Ancient Monuments

History on the Ground

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Bowl barrow 140m west of Indicott

A Scheduled Monument in East Down, Devon

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Latitude: 51.1551 / 51°9'18"N

Longitude: -4.0461 / 4°2'46"W

OS Eastings: 256999.610561

OS Northings: 141527.437804

OS Grid: SS569415

Mapcode National: GBR KR.7GSS

Mapcode Global: VH4MK.T7BB

Entry Name: Bowl barrow 140m west of Indicott

Scheduled Date: 13 June 1968

Last Amended: 24 October 1997

Source: Historic England

Source ID: 1016209

English Heritage Legacy ID: 30312

County: Devon

Civil Parish: East Down

Traditional County: Devon

Lieutenancy Area (Ceremonial County): Devon

Church of England Parish: Bittadon St Peter

Church of England Diocese: Exeter


The monument includes a Bronze Age bowl barrow lying 140m west of Indicott on
a high upland hilltop location.
The monument survives as a 23.2m diameter circular mound standing up to
1.1m high. The surrounding ditch from which material to construct the mound
was derived survives as a 2m wide buried feature.

The site of the monument is shown on the attached map extract.
It includes a 2 metre boundary around the archaeological features,
considered to be essential for the monument's support and preservation.

Source: Historic England

Reasons for Scheduling

Bowl barrows, the most numerous form of round barrow, are funerary monuments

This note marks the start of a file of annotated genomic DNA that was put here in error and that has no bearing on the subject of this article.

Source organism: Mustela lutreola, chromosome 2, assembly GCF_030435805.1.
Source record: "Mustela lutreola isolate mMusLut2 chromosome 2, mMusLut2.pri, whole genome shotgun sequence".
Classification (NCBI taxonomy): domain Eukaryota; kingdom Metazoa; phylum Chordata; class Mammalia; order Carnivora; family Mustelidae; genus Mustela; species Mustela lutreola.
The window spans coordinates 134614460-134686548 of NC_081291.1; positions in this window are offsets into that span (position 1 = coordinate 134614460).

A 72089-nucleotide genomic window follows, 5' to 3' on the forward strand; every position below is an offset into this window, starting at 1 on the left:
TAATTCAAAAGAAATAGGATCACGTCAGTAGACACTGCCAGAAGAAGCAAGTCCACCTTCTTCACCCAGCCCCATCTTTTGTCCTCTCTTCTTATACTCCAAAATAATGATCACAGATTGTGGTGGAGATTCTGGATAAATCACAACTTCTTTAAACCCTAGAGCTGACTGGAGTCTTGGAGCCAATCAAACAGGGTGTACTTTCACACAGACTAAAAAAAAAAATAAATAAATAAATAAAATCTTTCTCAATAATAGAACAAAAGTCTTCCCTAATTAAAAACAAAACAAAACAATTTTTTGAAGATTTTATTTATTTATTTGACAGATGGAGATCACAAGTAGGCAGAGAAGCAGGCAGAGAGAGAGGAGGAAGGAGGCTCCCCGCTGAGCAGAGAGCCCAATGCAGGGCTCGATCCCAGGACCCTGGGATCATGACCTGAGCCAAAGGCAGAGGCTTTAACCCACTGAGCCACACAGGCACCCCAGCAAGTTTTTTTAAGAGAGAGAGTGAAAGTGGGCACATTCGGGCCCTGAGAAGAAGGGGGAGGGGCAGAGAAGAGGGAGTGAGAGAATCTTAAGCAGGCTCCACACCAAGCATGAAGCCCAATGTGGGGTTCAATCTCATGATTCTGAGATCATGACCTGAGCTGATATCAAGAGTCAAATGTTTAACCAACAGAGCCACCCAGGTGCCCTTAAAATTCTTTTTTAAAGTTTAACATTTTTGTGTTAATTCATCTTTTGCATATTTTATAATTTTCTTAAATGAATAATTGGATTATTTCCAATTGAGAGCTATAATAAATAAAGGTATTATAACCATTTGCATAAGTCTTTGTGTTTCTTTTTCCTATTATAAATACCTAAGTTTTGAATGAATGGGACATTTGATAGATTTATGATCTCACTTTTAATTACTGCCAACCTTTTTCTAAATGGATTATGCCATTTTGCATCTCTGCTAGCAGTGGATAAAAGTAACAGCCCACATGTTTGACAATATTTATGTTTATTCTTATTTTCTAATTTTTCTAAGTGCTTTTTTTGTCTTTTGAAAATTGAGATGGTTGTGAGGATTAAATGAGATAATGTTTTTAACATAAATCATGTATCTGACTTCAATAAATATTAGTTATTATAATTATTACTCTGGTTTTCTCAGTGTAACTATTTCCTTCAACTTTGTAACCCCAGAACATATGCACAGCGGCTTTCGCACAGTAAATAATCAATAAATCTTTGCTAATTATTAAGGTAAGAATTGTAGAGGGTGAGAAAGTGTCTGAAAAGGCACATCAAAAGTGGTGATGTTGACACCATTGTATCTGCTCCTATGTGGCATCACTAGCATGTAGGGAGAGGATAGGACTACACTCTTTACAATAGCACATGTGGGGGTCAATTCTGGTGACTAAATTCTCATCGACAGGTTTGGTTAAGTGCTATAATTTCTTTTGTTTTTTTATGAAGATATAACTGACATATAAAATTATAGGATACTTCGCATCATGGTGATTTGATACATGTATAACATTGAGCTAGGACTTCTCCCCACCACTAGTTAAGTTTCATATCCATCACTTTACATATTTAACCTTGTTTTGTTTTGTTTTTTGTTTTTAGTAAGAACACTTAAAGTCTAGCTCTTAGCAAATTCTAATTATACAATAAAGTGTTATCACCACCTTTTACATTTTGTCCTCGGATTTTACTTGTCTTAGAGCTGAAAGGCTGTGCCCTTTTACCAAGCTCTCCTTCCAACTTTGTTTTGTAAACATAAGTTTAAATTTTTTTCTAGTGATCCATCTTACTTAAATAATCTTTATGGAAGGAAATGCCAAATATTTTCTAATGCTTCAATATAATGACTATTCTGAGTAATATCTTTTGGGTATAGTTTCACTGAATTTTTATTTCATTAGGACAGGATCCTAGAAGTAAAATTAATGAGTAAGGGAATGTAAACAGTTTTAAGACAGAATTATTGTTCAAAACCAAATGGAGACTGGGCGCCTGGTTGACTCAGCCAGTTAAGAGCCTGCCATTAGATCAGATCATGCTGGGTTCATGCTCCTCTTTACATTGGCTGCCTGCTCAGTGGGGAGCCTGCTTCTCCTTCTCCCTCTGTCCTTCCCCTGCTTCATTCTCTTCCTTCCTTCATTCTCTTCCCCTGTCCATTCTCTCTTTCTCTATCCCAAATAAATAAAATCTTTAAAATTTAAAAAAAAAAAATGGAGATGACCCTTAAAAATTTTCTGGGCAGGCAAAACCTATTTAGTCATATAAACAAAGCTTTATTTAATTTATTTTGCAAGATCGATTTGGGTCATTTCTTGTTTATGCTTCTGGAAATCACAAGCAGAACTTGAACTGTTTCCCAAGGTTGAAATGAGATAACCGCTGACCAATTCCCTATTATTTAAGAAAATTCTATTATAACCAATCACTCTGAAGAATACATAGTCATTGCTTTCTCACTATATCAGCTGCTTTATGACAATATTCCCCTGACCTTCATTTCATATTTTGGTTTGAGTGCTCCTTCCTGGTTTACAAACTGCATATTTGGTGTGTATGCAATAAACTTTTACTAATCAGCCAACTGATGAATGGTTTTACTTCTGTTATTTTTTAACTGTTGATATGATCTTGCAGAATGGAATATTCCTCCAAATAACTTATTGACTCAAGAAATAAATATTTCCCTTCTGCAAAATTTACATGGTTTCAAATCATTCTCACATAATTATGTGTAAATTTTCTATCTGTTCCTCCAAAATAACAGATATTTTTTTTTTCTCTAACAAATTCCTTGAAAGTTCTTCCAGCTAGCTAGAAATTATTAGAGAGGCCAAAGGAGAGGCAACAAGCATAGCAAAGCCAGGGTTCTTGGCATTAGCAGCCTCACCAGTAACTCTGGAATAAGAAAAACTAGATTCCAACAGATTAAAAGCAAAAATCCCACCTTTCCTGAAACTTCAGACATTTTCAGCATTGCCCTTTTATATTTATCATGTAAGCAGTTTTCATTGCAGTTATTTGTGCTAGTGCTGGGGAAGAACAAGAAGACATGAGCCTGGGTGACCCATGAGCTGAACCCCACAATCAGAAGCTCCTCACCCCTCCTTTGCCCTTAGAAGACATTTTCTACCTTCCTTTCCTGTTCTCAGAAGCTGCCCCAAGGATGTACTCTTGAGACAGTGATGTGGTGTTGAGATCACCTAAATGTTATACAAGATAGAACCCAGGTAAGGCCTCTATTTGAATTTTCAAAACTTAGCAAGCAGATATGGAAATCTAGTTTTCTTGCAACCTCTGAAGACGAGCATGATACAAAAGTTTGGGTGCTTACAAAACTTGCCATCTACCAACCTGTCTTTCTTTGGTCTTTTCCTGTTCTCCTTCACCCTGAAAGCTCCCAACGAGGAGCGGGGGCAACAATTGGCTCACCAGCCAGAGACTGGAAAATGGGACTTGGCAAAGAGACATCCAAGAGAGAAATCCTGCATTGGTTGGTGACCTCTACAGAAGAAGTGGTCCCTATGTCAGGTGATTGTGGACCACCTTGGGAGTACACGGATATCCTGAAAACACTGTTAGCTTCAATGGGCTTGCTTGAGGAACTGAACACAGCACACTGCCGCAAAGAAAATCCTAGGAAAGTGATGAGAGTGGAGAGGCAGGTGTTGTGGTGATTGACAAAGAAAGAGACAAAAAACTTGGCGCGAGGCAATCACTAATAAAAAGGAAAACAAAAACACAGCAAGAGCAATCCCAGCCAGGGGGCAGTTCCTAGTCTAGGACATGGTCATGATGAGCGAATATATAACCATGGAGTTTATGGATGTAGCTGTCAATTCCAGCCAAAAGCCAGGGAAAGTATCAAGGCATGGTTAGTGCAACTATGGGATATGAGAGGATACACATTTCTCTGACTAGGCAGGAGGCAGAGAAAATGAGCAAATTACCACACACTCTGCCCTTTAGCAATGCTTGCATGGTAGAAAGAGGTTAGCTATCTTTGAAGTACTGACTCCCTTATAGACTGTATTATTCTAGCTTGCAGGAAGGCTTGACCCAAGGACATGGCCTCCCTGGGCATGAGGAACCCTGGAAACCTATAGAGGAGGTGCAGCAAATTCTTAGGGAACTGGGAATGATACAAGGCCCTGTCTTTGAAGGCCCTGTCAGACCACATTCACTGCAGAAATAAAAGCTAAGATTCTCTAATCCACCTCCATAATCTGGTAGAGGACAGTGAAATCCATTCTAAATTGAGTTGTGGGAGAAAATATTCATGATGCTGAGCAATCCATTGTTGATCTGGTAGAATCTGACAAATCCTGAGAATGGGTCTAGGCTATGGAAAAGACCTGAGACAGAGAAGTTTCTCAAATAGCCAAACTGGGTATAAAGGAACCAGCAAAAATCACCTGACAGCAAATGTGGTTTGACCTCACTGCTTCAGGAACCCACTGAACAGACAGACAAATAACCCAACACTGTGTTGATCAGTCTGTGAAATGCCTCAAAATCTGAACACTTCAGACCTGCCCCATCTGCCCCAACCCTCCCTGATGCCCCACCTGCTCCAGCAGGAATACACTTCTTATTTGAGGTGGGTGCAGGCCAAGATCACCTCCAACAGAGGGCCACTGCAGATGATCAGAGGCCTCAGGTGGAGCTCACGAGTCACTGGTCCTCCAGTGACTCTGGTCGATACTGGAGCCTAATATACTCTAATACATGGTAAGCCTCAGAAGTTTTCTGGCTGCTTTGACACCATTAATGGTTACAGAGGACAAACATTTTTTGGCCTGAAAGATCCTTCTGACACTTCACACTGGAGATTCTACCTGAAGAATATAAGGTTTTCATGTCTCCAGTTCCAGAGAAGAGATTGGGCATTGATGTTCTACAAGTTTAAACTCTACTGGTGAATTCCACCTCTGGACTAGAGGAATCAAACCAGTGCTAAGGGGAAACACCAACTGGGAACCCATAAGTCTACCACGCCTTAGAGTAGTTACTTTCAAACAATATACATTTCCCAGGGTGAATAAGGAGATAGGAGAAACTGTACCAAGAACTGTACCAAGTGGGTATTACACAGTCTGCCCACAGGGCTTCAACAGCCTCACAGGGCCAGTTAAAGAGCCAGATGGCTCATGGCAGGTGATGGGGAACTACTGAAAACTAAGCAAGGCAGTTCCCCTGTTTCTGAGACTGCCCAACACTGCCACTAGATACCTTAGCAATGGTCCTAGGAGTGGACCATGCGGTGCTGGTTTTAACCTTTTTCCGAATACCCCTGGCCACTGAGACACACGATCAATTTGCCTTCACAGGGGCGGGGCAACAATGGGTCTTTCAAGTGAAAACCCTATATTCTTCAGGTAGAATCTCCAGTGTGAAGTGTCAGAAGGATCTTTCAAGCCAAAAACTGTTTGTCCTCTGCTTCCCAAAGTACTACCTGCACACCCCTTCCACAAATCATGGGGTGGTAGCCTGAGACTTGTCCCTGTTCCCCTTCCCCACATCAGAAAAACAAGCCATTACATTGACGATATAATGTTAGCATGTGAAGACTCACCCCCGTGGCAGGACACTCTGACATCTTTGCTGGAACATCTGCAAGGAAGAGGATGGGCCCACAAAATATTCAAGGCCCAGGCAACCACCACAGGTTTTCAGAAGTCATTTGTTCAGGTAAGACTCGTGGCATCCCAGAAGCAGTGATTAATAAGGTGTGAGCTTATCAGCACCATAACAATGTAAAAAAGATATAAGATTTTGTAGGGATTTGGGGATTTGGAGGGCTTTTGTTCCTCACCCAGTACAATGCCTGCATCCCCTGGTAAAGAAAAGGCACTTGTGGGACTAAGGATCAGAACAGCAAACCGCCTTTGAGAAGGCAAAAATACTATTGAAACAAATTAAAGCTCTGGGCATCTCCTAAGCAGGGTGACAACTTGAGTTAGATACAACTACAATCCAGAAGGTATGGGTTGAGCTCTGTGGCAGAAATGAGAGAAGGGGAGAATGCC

dating from the Late Neolithic period to the Late Bronze Age, with most
examples belonging to the period 2400-1500 BC. They were constructed as
earthen or rubble mounds, sometimes ditched, which covered single or multiple
burials. They occur either in isolation or grouped as cemeteries and often
acted as a focus for burials in later periods. Often superficially similar,
although differing widely in size, they exhibit regional variations in form
and a diversity of burial practices. There are over 10,000 surviving bowl
barrows recorded nationally (many more have already been destroyed), occurring
across most of lowland Britain. Often occupying prominent locations, they are
a major historic element in the modern landscape and their considerable
variation of form and longevity as a monument type provide important
information on the diversity of beliefs and social organisations amongst early
prehistoric communities. They are particularly representative of their period
and a substantial proportion of surviving examples are considered worthy of

The bowl barrow 140m west of Indicott survives comparatively well and contains
archaeological and environmental information relating to the monument and its
surrounding landscape.

Source: Historic England


Devon County Sites and Monuments Register, SS54SE10,

Source: Historic England

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